One of my favorite spots, and a wonderful place to camp, is Butte Lake Campground in the more remote northeastern corner of the park and the site of the Cinder Cone. The hike to and up that volcano is not to be missed. From the campground, the Cinder Cone Nature Trail leads 1.2 miles to the base of the volcano. Then the workout begins, as you hike to the top and, if you wish, into the caldera, the bowl formed by the last eruption. A trail leads up the side of the volcano that is only 750 feet or so in length, but it’s like slogging through sand all the way, and even the super-fit will know that they’ve been on a strenuous hike. But it must be done, because the views are wonderful. Take water and take your time.
The Butte Lake area is off by itself, reached by a separate entrance and a well-marked, well-maintained gravel road. The campground has 101 sites for vehicles up to 35 feet, flush toilets and its own little lake. Rather than being surrounded by forest, the lake has the appearance of a catch basin where volcanic rock was dropped in a bowl shape, then filled with water for our use. Canoes and kayaks are popular here, and there is less traffic than at most of the other campground lakes.
For those with smaller rigs desirous of a more primitive experience, two nearby national forest campgrounds deserve mention. On the way to the northeast entrance to Butte Lake on Highway 44, you’ll pass three campgrounds, two of which host RVs. Cave and Hat Creek campgrounds are similar, the former being able to handle rigs up to 22 feet and the latter accommodating rigs up to 30 feet. Both have drinking water and flush toilets, and the creek runs right past the campsites. Hat Creek is well known to people who fish for trout in California, so if that resonates with you, take note.
Hikers will find much to keep them amused as well. Beyond the must-do Cinder Cone Nature Trail, another good choice is the Bumpass Hell Nature Trail, a 3-mile round-trip offering an education in aromatherapy, featuring odiferous things like volcanic mud pots and fumaroles. If you crave consistency, have a deviled egg sand- wich for lunch. The Devils Kitchen Trail is similar and comes in at 4.2 miles round-trip. For views, try the Lassen Peak Trail, a 5-mile round-trip with a 2,000-foot elevation gain that will reward you for making the effort.
Off-roaders, of course, are a subset of the trailer crowd, and they have a large playground in these parts in the Lassen National Forest Backcountry Byway. If your toy is street-legal, you can drive 187 miles on a series of mostly dirt and gravel roads, past volcanoes, ghost towns, abandoned mines and backcountry lakes too numerous to count, enjoy all manner of unforeseen experiences and come home dirty.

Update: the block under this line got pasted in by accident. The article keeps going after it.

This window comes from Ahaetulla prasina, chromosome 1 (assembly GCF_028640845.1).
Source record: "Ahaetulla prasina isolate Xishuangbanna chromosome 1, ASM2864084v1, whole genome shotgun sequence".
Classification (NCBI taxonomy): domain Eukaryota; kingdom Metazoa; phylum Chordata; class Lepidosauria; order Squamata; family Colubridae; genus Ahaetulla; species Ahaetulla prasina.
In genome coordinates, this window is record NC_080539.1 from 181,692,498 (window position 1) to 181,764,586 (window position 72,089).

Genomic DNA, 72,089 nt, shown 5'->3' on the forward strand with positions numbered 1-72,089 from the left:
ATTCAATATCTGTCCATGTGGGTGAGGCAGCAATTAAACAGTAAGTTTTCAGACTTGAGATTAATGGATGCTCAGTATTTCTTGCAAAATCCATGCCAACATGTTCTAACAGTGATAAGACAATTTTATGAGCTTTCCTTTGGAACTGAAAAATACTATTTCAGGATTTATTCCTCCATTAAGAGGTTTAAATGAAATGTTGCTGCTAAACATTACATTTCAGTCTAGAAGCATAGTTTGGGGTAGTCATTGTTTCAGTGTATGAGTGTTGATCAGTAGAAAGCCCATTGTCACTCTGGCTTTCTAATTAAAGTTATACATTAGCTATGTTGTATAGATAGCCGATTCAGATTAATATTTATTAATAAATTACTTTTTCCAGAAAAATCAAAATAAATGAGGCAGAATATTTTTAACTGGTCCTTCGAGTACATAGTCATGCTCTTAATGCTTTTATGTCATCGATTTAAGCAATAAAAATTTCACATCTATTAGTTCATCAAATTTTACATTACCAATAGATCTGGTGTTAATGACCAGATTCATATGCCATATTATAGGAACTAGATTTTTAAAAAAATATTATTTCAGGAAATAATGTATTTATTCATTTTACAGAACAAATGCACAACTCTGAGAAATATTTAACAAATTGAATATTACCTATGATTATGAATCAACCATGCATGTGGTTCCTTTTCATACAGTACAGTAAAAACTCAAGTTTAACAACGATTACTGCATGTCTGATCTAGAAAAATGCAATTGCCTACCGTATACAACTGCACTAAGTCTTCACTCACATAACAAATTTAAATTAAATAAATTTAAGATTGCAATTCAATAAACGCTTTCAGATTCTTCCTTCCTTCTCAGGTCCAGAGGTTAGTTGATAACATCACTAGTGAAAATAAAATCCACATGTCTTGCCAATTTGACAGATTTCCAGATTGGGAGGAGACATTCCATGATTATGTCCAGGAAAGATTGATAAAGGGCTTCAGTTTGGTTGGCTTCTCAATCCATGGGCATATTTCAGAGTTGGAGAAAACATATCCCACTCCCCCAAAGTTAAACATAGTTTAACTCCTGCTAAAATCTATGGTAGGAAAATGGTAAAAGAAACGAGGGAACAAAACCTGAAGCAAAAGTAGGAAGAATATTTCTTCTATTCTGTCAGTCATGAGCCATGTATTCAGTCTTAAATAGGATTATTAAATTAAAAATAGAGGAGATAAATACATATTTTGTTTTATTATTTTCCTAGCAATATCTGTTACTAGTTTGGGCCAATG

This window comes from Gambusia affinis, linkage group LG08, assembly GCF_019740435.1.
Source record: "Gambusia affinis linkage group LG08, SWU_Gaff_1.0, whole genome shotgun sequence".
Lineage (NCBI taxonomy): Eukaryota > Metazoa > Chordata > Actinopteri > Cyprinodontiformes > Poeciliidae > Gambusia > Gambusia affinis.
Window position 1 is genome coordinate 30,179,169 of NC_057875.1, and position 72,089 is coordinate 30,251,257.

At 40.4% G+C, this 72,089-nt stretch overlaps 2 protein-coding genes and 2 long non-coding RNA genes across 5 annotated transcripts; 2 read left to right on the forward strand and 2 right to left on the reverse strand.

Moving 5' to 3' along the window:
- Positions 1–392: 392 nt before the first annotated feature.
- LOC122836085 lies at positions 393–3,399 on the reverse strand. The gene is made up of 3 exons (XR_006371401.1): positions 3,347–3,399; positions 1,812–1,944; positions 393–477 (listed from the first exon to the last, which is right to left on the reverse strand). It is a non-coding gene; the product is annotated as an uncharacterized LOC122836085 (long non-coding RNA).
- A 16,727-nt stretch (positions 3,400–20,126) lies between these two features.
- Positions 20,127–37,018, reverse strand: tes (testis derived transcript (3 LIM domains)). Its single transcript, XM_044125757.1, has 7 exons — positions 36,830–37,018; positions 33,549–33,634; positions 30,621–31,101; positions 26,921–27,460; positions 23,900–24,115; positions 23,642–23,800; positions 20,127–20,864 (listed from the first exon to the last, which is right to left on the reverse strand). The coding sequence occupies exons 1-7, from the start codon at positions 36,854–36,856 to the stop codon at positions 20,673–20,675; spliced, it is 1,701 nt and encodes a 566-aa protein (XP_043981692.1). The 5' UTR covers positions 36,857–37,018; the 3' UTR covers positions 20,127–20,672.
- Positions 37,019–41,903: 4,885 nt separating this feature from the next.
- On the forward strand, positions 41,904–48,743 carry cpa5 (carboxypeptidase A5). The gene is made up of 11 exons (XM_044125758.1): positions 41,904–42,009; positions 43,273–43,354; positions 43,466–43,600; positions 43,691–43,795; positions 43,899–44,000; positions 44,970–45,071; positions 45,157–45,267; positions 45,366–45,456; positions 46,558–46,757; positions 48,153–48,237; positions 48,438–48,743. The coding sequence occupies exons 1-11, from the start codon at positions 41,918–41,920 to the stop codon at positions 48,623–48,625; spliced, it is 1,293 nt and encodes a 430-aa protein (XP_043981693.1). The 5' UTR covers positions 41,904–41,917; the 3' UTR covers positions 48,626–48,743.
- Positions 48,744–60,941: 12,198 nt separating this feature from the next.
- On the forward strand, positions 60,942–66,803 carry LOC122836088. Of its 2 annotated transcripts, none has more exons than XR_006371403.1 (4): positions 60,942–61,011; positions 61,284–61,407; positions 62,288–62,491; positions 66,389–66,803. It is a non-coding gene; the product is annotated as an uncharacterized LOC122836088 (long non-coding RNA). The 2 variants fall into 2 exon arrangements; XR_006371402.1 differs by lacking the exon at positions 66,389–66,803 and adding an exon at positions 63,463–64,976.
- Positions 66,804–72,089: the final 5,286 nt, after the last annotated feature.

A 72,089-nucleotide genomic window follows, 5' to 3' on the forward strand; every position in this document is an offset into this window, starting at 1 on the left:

What a deal.
Camping Near the Volcano
LASSEN VOLCANIC NATIONAL PARK
The national park has four campgrounds that allow RVs up to 35 feet. These campgrounds don’t have hookups but do have picnic tables, fire grills, food lockers, drinking water and flush or vault toilets.
Reservations: 877-444-6777 | www.recreation.gov
Butte Lake Campground
101 sites, some pull-through. Near Cinder Cone Nature Trail, the best hike in the park.
45 sites, vault toilets. Access to Nobles Emigrant Trail.
Manzanita Lake Campground
179 well-spaced sites. Nearby museum, store with groceries and LP-gas, dump station, and coin-operated showers and laundry.
46 sites. The adjacent south campground accommodates smaller RVs up to 30 feet.
LASSEN NATIONAL FOREST
Two U.S. Forest Service campgrounds in the Hat Creek Ranger District offer first-come, first-served dry camping for smaller RVs and few amenities but great locations for trout fishing.
530-335-7517 | www.fs.usda.gov
46 sites for RVs up to 22 feet, some open year-round.
Hat Creek Campground
57 sites for RVs up to 30 feet. Next to Spattercone Nature Trail.
COMMERCIAL RV PARKS
National parks and forests have vehicle limitations that prevent larger RVs from camping on-site. For RVers who don’t travel light, a number of full-service campgrounds on the way to Lassen Volcanic National Park welcome RVs of all sizes. For a list, go to www.goodsam camping.com.
Cedar Lodge and RV Park
About 30 miles from the southeast park entrance.
530-258-2904 | www.cedarlodgefun.com
Rancheria RV Park
Good Sam Park on Route 89, 40 miles from the northwest park entrance.
877-335-0203 | www.rancheriarvpark.com
Hat Creek Resort and RV Park
On Route 89, 11 miles from the northwest park entrance.
530-335-7121 | www.hatcreekresortrv.com
Durango RV Resort
Good Sam Park on I-5, 40 miles from the southwest park entrance.
866-770-7001 | www.durangorvresorts.com
Red Bluff RV Park
On I-5, 40 miles from the southwest park entrance.
530-529-0687 | www.redbluffrvpark.com
Mountain Gate RV Park
Good Sam Park on I-5, 50 miles from the northwest park entrance.
800-404-6040 | www.mt-gatervpark.com
Mount Lassen/Shingletown KOA
On Highway 44, about 18 miles east of the northwest park entrance.
530-474-3133 | www.mtlassenrvpark.com
For More Information
Lassen Volcanic National Park | 530-595-4444 | www.nps.gov/lavo
Five entrances provide vehicle access to the national park: the main northwest and southwest entrances on State Route 89, and unpaved roads entering near Butte Lake in the northeast and Drakesbad and Juniper Lake in the south. Although the visitor center and café are open nearly year-round (check the website for closures), most of the park opens in mid-May and closes in late September or October, depending on location and weather.